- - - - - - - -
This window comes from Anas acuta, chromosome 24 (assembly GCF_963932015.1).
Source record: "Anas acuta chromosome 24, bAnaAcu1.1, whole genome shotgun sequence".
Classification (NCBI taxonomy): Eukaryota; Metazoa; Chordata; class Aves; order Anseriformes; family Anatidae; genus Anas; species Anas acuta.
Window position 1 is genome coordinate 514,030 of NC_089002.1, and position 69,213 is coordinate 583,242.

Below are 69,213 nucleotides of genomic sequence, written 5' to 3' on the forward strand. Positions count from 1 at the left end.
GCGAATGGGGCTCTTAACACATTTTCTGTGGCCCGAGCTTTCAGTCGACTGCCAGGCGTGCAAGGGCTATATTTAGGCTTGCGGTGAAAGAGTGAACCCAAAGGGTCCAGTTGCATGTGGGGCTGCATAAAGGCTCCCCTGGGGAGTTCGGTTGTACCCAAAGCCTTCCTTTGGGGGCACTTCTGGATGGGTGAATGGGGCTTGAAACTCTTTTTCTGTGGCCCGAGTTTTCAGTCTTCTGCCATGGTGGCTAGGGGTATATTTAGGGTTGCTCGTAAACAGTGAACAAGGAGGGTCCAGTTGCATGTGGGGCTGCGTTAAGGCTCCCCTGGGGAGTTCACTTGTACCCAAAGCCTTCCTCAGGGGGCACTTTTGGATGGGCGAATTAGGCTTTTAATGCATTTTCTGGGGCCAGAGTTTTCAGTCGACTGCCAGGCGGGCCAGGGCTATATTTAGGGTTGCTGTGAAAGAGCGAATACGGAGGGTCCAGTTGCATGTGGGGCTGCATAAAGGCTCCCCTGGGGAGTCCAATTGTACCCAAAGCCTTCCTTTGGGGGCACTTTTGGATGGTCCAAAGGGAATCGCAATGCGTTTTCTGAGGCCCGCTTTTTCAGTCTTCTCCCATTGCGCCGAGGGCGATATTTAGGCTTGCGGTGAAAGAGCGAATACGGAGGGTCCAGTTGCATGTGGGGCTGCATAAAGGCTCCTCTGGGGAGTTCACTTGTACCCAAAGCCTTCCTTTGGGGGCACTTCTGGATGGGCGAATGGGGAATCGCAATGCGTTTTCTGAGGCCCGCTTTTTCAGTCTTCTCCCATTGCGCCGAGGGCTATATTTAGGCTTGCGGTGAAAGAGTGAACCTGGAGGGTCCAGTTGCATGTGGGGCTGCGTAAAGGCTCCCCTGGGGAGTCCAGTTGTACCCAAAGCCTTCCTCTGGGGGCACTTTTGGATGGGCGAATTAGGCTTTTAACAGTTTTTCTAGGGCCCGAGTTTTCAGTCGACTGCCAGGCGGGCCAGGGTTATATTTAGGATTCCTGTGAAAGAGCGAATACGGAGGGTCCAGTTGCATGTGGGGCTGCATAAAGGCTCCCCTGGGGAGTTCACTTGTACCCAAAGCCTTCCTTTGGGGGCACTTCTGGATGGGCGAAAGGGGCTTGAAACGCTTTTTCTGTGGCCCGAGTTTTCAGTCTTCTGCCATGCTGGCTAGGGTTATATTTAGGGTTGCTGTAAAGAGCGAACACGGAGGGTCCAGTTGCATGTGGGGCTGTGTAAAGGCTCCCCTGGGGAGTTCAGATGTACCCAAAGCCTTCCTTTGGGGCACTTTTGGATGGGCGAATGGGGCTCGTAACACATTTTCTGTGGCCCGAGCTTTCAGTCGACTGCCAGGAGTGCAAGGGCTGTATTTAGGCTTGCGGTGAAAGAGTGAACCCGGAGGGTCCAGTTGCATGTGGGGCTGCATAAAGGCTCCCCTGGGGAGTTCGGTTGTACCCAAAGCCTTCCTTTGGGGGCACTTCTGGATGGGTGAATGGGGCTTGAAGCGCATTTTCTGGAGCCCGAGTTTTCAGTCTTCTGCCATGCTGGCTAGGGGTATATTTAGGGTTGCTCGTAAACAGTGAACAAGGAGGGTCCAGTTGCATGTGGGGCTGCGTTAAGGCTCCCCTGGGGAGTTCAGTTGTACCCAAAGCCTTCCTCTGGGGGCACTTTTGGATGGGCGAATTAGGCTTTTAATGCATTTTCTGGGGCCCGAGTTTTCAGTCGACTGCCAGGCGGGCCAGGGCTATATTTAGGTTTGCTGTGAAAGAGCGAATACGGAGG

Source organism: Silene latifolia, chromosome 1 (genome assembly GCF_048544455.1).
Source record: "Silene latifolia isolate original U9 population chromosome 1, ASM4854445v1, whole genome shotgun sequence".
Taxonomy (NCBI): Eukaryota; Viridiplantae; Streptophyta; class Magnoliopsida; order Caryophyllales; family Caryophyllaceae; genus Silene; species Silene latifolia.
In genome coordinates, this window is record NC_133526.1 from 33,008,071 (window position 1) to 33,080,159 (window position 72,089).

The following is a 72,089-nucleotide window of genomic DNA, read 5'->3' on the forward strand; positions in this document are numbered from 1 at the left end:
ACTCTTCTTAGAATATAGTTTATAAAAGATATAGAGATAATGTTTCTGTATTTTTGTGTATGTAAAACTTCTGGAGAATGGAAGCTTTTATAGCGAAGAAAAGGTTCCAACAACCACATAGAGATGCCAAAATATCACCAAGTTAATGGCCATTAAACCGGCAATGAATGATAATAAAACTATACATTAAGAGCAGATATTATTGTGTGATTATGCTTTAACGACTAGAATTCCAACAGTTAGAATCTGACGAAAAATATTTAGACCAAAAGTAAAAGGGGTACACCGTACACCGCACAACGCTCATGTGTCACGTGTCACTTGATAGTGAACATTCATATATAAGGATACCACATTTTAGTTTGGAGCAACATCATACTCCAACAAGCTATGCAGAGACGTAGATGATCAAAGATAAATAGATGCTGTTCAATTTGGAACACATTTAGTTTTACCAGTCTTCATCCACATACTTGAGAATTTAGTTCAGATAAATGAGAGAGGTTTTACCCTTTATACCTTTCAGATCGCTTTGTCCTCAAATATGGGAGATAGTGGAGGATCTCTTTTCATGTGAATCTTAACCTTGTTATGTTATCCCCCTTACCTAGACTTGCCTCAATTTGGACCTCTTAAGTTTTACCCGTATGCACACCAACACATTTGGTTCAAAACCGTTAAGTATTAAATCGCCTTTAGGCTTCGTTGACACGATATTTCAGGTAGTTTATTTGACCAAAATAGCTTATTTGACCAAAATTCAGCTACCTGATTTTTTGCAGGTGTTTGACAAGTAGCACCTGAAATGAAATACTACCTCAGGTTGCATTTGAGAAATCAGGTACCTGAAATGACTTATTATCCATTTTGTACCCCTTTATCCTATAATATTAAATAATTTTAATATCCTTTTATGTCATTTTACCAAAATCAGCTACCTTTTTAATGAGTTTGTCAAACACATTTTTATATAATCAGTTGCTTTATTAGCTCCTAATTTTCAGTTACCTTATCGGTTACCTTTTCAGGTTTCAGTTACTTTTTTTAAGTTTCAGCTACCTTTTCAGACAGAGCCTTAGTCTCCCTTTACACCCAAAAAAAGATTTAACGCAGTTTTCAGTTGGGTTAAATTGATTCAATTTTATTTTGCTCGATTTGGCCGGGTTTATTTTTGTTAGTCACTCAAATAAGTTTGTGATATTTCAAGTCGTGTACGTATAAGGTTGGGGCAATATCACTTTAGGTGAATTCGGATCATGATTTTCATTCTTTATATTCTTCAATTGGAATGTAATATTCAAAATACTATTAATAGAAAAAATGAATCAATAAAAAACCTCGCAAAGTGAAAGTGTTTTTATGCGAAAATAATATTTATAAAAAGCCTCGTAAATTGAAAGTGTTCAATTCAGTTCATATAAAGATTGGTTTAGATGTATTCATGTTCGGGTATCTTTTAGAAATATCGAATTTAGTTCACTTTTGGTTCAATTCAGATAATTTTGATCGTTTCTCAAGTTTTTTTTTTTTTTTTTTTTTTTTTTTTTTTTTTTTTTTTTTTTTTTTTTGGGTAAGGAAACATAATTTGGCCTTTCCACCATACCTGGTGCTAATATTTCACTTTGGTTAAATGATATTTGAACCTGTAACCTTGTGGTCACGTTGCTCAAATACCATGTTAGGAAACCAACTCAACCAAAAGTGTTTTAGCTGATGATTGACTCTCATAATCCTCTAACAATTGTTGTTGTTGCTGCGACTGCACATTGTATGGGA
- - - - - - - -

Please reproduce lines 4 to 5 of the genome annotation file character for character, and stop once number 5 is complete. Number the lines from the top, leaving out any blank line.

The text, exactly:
Window position 1 is genome coordinate 514,030 of NC_089002.1, and position 69,213 is coordinate 583,242.

Below are 69,213 nucleotides of genomic sequence, written 5' to 3' on the forward strand. Positions count from 1 at the left end.